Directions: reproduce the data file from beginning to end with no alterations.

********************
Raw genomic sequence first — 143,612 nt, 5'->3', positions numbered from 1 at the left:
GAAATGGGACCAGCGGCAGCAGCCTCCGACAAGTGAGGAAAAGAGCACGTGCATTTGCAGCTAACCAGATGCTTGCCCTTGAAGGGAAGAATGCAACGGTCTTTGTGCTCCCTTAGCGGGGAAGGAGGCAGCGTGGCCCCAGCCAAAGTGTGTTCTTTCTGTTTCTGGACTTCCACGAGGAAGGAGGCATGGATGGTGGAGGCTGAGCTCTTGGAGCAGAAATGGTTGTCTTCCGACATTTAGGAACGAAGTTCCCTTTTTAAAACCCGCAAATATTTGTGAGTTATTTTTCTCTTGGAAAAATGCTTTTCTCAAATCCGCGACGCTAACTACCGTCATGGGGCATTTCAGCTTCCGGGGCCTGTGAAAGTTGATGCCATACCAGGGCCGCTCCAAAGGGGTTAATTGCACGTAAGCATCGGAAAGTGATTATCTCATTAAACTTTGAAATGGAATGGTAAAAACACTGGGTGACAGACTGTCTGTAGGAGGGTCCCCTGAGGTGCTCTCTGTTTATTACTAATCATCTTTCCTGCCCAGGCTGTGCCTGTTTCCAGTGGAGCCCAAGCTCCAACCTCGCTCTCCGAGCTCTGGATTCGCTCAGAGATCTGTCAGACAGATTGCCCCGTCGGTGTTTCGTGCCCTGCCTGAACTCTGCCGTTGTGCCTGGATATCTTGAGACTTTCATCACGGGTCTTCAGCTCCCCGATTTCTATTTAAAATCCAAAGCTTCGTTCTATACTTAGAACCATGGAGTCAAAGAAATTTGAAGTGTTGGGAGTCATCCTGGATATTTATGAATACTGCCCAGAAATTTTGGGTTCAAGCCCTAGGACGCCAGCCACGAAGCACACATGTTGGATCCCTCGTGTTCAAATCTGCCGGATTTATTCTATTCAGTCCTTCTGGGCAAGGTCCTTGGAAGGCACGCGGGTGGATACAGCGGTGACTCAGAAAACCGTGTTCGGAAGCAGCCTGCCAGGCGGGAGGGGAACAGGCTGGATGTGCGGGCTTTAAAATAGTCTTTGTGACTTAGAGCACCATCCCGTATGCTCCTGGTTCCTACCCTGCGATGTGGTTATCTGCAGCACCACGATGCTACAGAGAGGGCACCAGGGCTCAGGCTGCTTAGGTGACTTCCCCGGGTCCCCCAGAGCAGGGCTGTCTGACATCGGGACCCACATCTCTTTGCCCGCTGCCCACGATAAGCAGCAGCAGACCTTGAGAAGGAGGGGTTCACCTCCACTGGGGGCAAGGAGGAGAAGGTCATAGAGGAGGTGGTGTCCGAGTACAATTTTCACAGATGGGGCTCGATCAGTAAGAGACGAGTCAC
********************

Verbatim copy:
Raw genomic sequence first — 143,612 nt, 5'->3', positions numbered from 1 at the left:
GAAATGGGACCAGCGGCAGCAGCCTCCGACAAGTGAGGAAAAGAGCACGTGCATTTGCAGCTAACCAGATGCTTGCCCTTGAAGGGAAGAATGCAACGGTCTTTGTGCTCCCTTAGCGGGGAAGGAGGCAGCGTGGCCCCAGCCAAAGTGTGTTCTTTCTGTTTCTGGACTTCCACGAGGAAGGAGGCATGGATGGTGGAGGCTGAGCTCTTGGAGCAGAAATGGTTGTCTTCCGACATTTAGGAACGAAGTTCCCTTTTTAAAACCCGCAAATATTTGTGAGTTATTTTTCTCTTGGAAAAATGCTTTTCTCAAATCCGCGACGCTAACTACCGTCATGGGGCATTTCAGCTTCCGGGGCCTGTGAAAGTTGATGCCATACCAGGGCCGCTCCAAAGGGGTTAATTGCACGTAAGCATCGGAAAGTGATTATCTCATTAAACTTTGAAATGGAATGGTAAAAACACTGGGTGACAGACTGTCTGTAGGAGGGTCCCCTGAGGTGCTCTCTGTTTATTACTAATCATCTTTCCTGCCCAGGCTGTGCCTGTTTCCAGTGGAGCCCAAGCTCCAACCTCGCTCTCCGAGCTCTGGATTCGCTCAGAGATCTGTCAGACAGATTGCCCCGTCGGTGTTTCGTGCCCTGCCTGAACTCTGCCGTTGTGCCTGGATATCTTGAGACTTTCATCACGGGTCTTCAGCTCCCCGATTTCTATTTAAAATCCAAAGCTTCGTTCTATACTTAGAACCATGGAGTCAAAGAAATTTGAAGTGTTGGGAGTCATCCTGGATATTTATGAATACTGCCCAGAAATTTTGGGTTCAAGCCCTAGGACGCCAGCCACGAAGCACACATGTTGGATCCCTCGTGTTCAAATCTGCCGGATTTATTCTATTCAGTCCTTCTGGGCAAGGTCCTTGGAAGGCACGCGGGTGGATACAGCGGTGACTCAGAAAACCGTGTTCGGAAGCAGCCTGCCAGGCGGGAGGGGAACAGGCTGGATGTGCGGGCTTTAAAATAGTCTTTGTGACTTAGAGCACCATCCCGTATGCTCCTGGTTCCTACCCTGCGATGTGGTTATCTGCAGCACCACGATGCTACAGAGAGGGCACCAGGGCTCAGGCTGCTTAGGTGACTTCCCCGGGTCCCCCAGAGCAGGGCTGTCTGACATCGGGACCCACATCTCTTTGCCCGCTGCCCACGATAAGCAGCAGCAGACCTTGAGAAGGAGGGGTTCACCTCCACTGGGGGCAAGGAGGAGAAGGTCATAGAGGAGGTGGTGTCCGAGTACAATTTTCACAGATGGGGCTCGATCAGTAAGAGACGAGTCAC